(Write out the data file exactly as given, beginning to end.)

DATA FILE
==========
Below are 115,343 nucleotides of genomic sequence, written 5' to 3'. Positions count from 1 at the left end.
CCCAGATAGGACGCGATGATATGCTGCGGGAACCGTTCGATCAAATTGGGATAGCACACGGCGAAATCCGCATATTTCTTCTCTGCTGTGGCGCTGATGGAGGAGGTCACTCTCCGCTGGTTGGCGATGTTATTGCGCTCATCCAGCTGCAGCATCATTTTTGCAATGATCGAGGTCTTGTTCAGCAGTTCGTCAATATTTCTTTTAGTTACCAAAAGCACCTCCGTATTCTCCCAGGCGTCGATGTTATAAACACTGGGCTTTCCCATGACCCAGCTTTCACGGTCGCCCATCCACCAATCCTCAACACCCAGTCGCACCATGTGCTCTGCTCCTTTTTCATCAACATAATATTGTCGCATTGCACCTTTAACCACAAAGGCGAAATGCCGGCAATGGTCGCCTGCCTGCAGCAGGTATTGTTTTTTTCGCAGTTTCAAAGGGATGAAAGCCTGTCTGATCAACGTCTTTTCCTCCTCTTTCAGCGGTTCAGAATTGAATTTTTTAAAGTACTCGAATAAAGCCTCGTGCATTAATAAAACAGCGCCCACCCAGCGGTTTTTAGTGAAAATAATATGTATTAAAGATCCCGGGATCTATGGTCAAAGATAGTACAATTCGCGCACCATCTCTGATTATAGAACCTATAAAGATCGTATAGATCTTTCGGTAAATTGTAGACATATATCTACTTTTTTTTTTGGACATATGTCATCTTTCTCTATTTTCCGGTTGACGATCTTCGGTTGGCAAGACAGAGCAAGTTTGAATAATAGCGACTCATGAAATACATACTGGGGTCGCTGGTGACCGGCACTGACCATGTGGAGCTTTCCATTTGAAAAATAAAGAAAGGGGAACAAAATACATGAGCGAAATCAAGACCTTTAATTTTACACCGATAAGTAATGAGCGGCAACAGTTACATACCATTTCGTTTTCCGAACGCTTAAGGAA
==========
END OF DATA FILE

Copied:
Below are 115,343 nucleotides of genomic sequence, written 5' to 3'. Positions count from 1 at the left end.
CCCAGATAGGACGCGATGATATGCTGCGGGAACCGTTCGATCAAATTGGGATAGCACACGGCGAAATCCGCATATTTCTTCTCTGCTGTGGCGCTGATGGAGGAGGTCACTCTCCGCTGGTTGGCGATGTTATTGCGCTCATCCAGCTGCAGCATCATTTTTGCAATGATCGAGGTCTTGTTCAGCAGTTCGTCAATATTTCTTTTAGTTACCAAAAGCACCTCCGTATTCTCCCAGGCGTCGATGTTATAAACACTGGGCTTTCCCATGACCCAGCTTTCACGGTCGCCCATCCACCAATCCTCAACACCCAGTCGCACCATGTGCTCTGCTCCTTTTTCATCAACATAATATTGTCGCATTGCACCTTTAACCACAAAGGCGAAATGCCGGCAATGGTCGCCTGCCTGCAGCAGGTATTGTTTTTTTCGCAGTTTCAAAGGGATGAAAGCCTGTCTGATCAACGTCTTTTCCTCCTCTTTCAGCGGTTCAGAATTGAATTTTTTAAAGTACTCGAATAAAGCCTCGTGCATTAATAAAACAGCGCCCACCCAGCGGTTTTTAGTGAAAATAATATGTATTAAAGATCCCGGGATCTATGGTCAAAGATAGTACAATTCGCGCACCATCTCTGATTATAGAACCTATAAAGATCGTATAGATCTTTCGGTAAATTGTAGACATATATCTACTTTTTTTTTTGGACATATGTCATCTTTCTCTATTTTCCGGTTGACGATCTTCGGTTGGCAAGACAGAGCAAGTTTGAATAATAGCGACTCATGAAATACATACTGGGGTCGCTGGTGACCGGCACTGACCATGTGGAGCTTTCCATTTGAAAAATAAAGAAAGGGGAACAAAATACATGAGCGAAATCAAGACCTTTAATTTTACACCGATAAGTAATGAGCGGCAACAGTTACATACCATTTCGTTTTCCGAACGCTTAAGGAA